Now, just 1½ years later, it’s a wildflower meadow with succulents and other drought-adapted plants:

The cactus is an Argentine saguaro aka cardón grande (Trichocereus terscheckii). It has the potential to grow to 30+ feet.

Cannomois grandis, arguably the most beautiful of all restios

Agave guadalajarana

Clarkia amoena, an annual wildflower found in coastal hills from British Columbia to the San Francisco Bay Area

A concrete bollard makes a perfect substitute for a hose reel

Succulent tapestry in a pot, created by Mali

Slope below the lawn-turned-into meadow area:

Xanthorrhoea glauca, a grass tree from eastern Australia

Q: Other than keeping some of the sago palms that were there in the front, you brought in all new plants. Where did the plants come from? 

A: Mostly from our greenhouse. We didn’t buy much. I did purchase the three 15-gallon Xanthorrhoea glauca from San Marcos Growers specifically for our garden.

Q: What percentage of plants did you move from your old garden? 

A: We moved about 60% of our old garden over here gradually, truck load by truck load. We knew the hotter conditions would be optimal for plants we couldn’t grow well in the Berkeley Hills. Mali and I moved some massive agaves by ourselves and the new tenant at the old garden helped us tons. He has completely remade that garden, and as he removed things, he always offered us them before disposing of them.

Agave vilmoriniana ‘Stained Glass’

Agave rosalesii from habitat seed Mat collected about 10 years ago near Santiago Nuyoó in Oaxaca, Mexico

The garden in the front is amazing, and I would have been completely satisfied if that had been the end of my visit. But it was just the beginning. There was more – a lot more –waiting in the backyard. Here’s a teaser:

The backyard is a multi-level garden with an insane deck at the top. When I got my first glimpse, I was speechless; I’d never seen anything like it before.

To see more of Mat’s and Mali’s backyard, check back in a few days.

© Gerhard Bock, 2023. All rights reserved. To receive all new posts by email, please subscribe here.


  1. That's a huge accomplishment in an 18-month period! It's great that Mat and Mali were able to move so many plants from their former garden as that certainly must have given them a jump-start - mature plants may be harder to install but they have an immediate impact that just can't be accomplished with 4-inch and one-gallon plants. I'm impressed with how much they were able to do with all those sloped surfaces too. I look forward to seeing what they've done with the back garden.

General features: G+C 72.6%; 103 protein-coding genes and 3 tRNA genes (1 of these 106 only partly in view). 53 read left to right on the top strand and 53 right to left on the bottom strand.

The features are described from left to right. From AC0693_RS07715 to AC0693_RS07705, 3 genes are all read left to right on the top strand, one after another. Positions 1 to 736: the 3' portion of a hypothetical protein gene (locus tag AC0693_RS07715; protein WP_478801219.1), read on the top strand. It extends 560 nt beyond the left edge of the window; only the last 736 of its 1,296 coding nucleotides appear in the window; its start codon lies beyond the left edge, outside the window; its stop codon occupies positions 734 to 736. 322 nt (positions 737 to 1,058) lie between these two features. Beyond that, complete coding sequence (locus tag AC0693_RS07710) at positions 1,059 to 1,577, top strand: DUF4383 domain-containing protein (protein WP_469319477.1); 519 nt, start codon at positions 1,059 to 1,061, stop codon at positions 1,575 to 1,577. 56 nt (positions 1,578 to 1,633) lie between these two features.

1. What really helped is the fact that they brought in new soil. And our wet winter!

  2. It seems unusual for a landscape designer not to follow a strict plan. Possibly because it's his personal home, Mat, inspired by jazz, managed to improvise perfection! For maximum effect in a short amount of time, the meadow seeds really do the trick.

    1. I think many landscape designers consider their own garden an experimental space. I bet Mat learned a few things that he'll be able to transfer to other projects.

  3. It's hard to believe it's the same space, and in such a short amount of time. Completely unique. Can't wait to see the back. Slopes that steep are daunting, but he has managed to make it a huge plus (from the picture you shared).

  4. WOW! It's all I can say! Well, almost all! The Clarkia amoena is heavenly as is everything else and so beautifully natural looking. It all seems to have just popped up there. Such talent!

    1. That clarkia really is special. I've had it a few times, from Annie's Annuals, but it never reseeded for me.

  5. Totally fantastic! I think this is the best make-over I have ever seen. Hopefully people are taking notice.

  6. What an improvement! Wildflowers are a good way to start with a new property, instant pretty giving time to get a feel for what will grow best long term.

    The neighbors must be impressed!